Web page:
Ever since Sam Wolfinbarger opened up his downstairs bar in the early '40s, Sam's Cellar has been a favorite watering hole among happy hour crowds, strangers passing through, and neighborhood regulars alike. Guests sip frosty draft glasses and bottles of beer as they dine on wood-fired pizzas, oven-baked penne pastas, and light chicken wraps.
To replicate the thin-crust pies found in New York's Italian-American neighborhoods, Giovanni's chefs make everything from scratch and bake their five-borough recreations atop a toasted hearthstone. They load their slices with layers of fresh mozzarella and an eclectic mix of toppings. Tables, draped in classic red-and-white checkered cloths, buckle under the weight of the pies, including the Coney Island piled with freshwater clams, garlic, and spices.
In addition to baking circular eats, the cooks marinate Sicilian-style chicken in extra-virgin olive oil and herbs before fire-roasting it on the rotisserie. Forks excavate the lasagna's layers, burrowing through strata of imported pasta, mozzarella, ricotta, and housemade tomato sauce, to unearth hearty pieces of meat or veggies.
Gambino's Pizza, an eatery with locations in five states, makes a pizza for nearly every palate. German pizzas with sauerkraut, taco pizzas, and even dessert pizzas with fruit and frosting are but a few of the specialties that cooks fashion on regular or low-carb crusts. They also prepare pasta dishes, crisp salads, and hefty sub sandwiches.
Every bite of hand-stretched, mozzarella-covered crust at Sbarro can trace its roots back to Naples, Italy. It was there that the Sbarro family began its rich culinary tradition, and when Gennaro and Carmela Sbarro came to America, they brought that tradition with them. In search of the American Dream, the pair opened their first salumeria in Brooklyn in 1956. And the neighborhood took notice. The homemade mozzarella and flavorful sausage soon earned the grocery a reputation for having fresh, authentic Italian food, a reputation that helped the Sbarros pepper New York with additional locations over the next decade. Then, in 1967, they established their first mall-based restaurant inside the Kings Plaza Shopping Center. With its open kitchen and speedy service, that eatery laid the groundwork for what would become one of the world's most popular pizzerias.
Today, Sbarro has grown into more than 1,000 restaurants across the globe. At each, chefs decorate their New York-style pizzas with everything from mushrooms and sausage to pineapple and broccoli, along with sauce made on-site using fresh herbs. And while Sbarro serves more than 70 million pizzas every year?enough to make pepperoni one of agriculture's most lucrative cash crops?they also craft other Italian favorites from recipes that have been passed down since 1947.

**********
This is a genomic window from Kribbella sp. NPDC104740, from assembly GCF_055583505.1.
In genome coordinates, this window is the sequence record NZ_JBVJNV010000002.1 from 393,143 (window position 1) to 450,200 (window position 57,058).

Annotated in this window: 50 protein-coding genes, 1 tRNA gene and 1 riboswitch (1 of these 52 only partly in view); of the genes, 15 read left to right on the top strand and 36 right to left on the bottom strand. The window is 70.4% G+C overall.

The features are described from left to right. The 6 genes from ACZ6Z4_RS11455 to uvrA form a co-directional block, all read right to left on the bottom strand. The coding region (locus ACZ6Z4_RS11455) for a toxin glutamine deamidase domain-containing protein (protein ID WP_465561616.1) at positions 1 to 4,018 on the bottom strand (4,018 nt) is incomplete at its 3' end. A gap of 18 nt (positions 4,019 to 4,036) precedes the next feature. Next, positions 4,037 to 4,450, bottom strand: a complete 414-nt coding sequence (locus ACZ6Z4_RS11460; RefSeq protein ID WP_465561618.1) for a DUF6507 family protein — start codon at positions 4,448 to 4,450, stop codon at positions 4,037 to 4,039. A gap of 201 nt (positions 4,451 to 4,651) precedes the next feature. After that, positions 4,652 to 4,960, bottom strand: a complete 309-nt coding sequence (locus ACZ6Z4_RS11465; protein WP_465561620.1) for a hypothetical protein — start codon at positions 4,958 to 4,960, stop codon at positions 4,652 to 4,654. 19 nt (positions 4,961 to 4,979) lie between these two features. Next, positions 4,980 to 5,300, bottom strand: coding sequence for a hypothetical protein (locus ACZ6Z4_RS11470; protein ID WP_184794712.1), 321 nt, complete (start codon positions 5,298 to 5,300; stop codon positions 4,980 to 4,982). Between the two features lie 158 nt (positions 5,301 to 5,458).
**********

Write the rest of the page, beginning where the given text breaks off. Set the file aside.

Three crusts are the foundation of the experience at Mr. Bigg’s Pizza. St. Louis–style thin crust can support pies such as the mexican with its seasoned beef, diced green pepper, and a specially blended sauce. Thick crust can burden the load of the Bigg’s meat pizza and all its sausage, hamburger, pepperoni, and bacon toppings. And the kicker, hand-tossed New York–style pizza, might sport the toppings of the veggie pizza—mushrooms, onions, green peppers, black olives, and tomatoes.
Though the pizza roster forms the central pillar of the menu, it’s not alone. Pasta dishes, such as baked mostaccioli and lasagna, complement non-Italian food, including a chicken bacon ranch sandwich. And drinks contrast the pizza selection, too. From draft and bottled beer to wine and specialty cocktails, the libation list has thirsty throats covered.
If guests would rather not stare at one of the big-screen TVs that adorn a wall in each dining room, they can eat their pasta and sip their wine on the patio where picnic tables and a fish-populated fountain surround cobblestone walkways.
People wage wars at Springfield's Incredible Pizza Company—against other drivers on the go-kart track and the limits of their own stomachs at the buffet. The funporium’s buffet—featuring more than 100 items—centers on pizza, including original, thin, and deep-pan crust (gluten-free upon request) crowned with more than 30 toppings. Verdant greens and freshly made dressings await visitors at the popular salad bar, and the baked-potato station comes with every necessity for side-dish construction, from cheese to the bacon bits from which bacon is built. A variety of sauces enliven the buffet’s fettuccine and spaghetti noodles, and homestyle eats on offer include hot dogs and frito pie.
In the indoor adventure park, meanwhile, gamers zip around a track in two varieties of go-karts—the stock-car speed and the slower Busch speed—as announcers report each turn. Visitors also can instigate harmless car crashes in the bumper-car area or spend five frames toppling pins during mini bowling.